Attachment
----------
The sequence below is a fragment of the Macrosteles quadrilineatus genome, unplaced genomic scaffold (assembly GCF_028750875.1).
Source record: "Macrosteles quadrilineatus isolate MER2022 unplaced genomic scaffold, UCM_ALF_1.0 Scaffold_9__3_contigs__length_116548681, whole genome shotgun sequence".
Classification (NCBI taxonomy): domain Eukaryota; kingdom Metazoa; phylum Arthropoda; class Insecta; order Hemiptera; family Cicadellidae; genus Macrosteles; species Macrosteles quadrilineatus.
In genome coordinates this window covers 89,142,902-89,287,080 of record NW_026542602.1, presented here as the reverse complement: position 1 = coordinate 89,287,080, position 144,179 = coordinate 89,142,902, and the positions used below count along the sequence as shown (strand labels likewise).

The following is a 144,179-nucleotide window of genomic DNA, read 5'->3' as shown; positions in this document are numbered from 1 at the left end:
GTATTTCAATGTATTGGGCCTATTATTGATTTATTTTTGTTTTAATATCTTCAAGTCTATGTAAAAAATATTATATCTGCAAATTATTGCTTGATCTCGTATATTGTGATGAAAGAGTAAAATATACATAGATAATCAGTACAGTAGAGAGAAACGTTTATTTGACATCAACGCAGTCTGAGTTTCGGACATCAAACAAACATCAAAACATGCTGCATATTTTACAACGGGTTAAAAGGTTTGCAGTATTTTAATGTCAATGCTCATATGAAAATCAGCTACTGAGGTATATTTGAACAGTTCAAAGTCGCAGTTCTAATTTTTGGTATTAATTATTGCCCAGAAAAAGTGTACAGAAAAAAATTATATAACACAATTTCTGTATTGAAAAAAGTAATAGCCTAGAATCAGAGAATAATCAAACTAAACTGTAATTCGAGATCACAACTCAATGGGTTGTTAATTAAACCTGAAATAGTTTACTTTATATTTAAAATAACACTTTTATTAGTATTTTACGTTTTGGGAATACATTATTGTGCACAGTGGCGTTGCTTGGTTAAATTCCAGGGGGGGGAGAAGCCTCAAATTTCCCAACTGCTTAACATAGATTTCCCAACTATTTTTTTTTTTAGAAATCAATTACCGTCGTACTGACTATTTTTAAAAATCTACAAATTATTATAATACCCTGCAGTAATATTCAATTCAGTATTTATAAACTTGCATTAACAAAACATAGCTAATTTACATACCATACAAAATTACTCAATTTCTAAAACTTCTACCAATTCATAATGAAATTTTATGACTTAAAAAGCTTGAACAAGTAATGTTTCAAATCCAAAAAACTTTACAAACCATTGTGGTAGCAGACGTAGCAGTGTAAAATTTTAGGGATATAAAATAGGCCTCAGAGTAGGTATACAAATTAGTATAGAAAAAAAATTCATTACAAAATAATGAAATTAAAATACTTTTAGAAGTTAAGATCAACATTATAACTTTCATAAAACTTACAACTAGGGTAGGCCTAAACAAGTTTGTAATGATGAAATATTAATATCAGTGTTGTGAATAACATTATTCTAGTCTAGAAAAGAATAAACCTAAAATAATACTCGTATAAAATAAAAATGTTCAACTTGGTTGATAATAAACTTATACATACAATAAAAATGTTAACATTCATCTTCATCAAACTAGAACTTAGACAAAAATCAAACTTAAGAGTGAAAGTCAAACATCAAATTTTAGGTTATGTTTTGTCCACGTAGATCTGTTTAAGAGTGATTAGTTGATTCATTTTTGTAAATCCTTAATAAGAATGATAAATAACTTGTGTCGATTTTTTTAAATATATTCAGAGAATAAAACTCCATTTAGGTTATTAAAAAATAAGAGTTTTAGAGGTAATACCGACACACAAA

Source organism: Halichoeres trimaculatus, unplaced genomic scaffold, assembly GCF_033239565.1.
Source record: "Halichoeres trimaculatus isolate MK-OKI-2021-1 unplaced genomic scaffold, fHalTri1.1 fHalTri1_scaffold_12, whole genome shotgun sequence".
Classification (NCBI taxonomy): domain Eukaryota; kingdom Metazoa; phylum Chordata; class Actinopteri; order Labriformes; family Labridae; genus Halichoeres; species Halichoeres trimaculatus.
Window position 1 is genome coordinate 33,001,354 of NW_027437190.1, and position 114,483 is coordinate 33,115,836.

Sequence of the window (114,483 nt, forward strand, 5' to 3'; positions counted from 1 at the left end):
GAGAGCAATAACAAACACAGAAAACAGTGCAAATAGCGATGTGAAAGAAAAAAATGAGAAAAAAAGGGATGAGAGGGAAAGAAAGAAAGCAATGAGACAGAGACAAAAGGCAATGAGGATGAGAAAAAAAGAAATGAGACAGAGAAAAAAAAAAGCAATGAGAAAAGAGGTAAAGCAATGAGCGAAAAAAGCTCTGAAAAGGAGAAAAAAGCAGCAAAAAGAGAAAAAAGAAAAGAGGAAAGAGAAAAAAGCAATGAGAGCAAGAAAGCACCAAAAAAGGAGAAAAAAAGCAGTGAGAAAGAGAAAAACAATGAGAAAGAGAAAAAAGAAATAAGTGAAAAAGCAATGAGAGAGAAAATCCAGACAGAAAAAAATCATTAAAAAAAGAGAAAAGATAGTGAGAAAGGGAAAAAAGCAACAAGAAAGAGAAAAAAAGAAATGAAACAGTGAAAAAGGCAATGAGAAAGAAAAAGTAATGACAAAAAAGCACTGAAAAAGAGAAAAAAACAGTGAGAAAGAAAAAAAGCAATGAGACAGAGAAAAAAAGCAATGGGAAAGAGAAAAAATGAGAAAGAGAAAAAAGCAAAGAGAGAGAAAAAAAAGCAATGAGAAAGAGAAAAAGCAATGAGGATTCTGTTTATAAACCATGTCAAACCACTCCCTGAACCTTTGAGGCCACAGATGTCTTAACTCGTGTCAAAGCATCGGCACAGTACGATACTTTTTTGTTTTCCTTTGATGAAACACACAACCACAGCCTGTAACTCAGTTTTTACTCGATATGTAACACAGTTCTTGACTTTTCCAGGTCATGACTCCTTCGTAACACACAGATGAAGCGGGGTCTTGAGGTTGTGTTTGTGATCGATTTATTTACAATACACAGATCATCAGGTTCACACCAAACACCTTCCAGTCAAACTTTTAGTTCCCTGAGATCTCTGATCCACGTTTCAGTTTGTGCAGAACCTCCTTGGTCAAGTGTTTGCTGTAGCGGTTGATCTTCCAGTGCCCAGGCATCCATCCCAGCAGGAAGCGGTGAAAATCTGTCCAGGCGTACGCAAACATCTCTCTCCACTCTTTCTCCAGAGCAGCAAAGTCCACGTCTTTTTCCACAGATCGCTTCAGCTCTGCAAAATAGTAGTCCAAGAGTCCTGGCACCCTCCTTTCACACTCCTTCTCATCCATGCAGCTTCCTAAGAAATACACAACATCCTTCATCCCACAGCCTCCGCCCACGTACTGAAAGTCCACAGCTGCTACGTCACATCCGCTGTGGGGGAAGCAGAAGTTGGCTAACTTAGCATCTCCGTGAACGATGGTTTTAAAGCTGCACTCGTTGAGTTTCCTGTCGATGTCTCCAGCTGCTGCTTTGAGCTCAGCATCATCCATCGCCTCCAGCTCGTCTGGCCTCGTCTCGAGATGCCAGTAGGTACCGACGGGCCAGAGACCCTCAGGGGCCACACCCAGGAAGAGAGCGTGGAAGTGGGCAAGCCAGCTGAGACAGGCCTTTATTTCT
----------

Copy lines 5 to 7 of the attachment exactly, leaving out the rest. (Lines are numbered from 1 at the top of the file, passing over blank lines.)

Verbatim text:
The following is a 144,179-nucleotide window of genomic DNA, read 5'->3' as shown; positions in this document are numbered from 1 at the left end:
GTATTTCAATGTATTGGGCCTATTATTGATTTATTTTTGTTTTAATATCTTCAAGTCTATGTAAAAAATATTATATCTGCAAATTATTGCTTGATCTCGTATATTGTGATGAAAGAGTAAAATATACATAGATAATCAGTACAGTAGAGAGAAACGTTTATTTGACATCAACGCAGTCTGAGTTTCGGACATCAAACAAACATCAAAACATGCTGCATATTTTACAACGGGTTAAAAGGTTTGCAGTATTTTAATGTCAATGCTCATATGAAAATCAGCTACTGAGGTATATTTGAACAGTTCAAAGTCGCAGTTCTAATTTTTGGTATTAATTATTGCCCAGAAAAAGTGTACAGAAAAAAATTATATAACACAATTTCTGTATTGAAAAAAGTAATAGCCTAGAATCAGAGAATAATCAAACTAAACTGTAATTCGAGATCACAACTCAATGGGTTGTTAATTAAACCTGAAATAGTTTACTTTATATTTAAAATAACACTTTTATTAGTATTTTACGTTTTGGGAATACATTATTGTGCACAGTGGCGTTGCTTGGTTAAATTCCAGGGGGGGGAGAAGCCTCAAATTTCCCAACTGCTTAACATAGATTTCCCAACTATTTTTTTTTTTAGAAATCAATTACCGTCGTACTGACTATTTTTAAAAATCTACAAATTATTATAATACCCTGCAGTAATATTCAATTCAGTATTTATAAACTTGCATTAACAAAACATAGCTAATTTACATACCATACAAAATTACTCAATTTCTAAAACTTCTACCAATTCATAATGAAATTTTATGACTTAAAAAGCTTGAACAAGTAATGTTTCAAATCCAAAAAACTTTACAAACCATTGTGGTAGCAGACGTAGCAGTGTAAAATTTTAGGGATATAAAATAGGCCTCAGAGTAGGTATACAAATTAGTATAGAAAAAAAATTCATTACAAAATAATGAAATTAAAATACTTTTAGAAGTTAAGATCAACATTATAACTTTCATAAAACTTACAACTAGGGTAGGCCTAAACAAGTTTGTAATGATGAAATATTAATATCAGTGTTGTGAATAACATTATTCTAGTCTAGAAAAGAATAAACCTAAAATAATACTCGTATAAAATAAAAATGTTCAACTTGGTTGATAATAAACTTATACATACAATAAAAATGTTAACATTCATCTTCATCAAACTAGAACTTAGACAAAAATCAAACTTAAGAGTGAAAGTCAAACATCAAATTTTAGGTTATGTTTTGTCCACGTAGATCTGTTTAAGAGTGATTAGTTGATTCATTTTTGTAAATCCTTAATAAGAATGATAAATAACTTGTGTCGATTTTTTTAAATATATTCAGAGAATAAAACTCCATTTAGGTTATTAAAAAATAAGAGTTTTAGAGGTAATACCGACACACAAA

Source organism: Halichoeres trimaculatus, unplaced genomic scaffold, assembly GCF_033239565.1.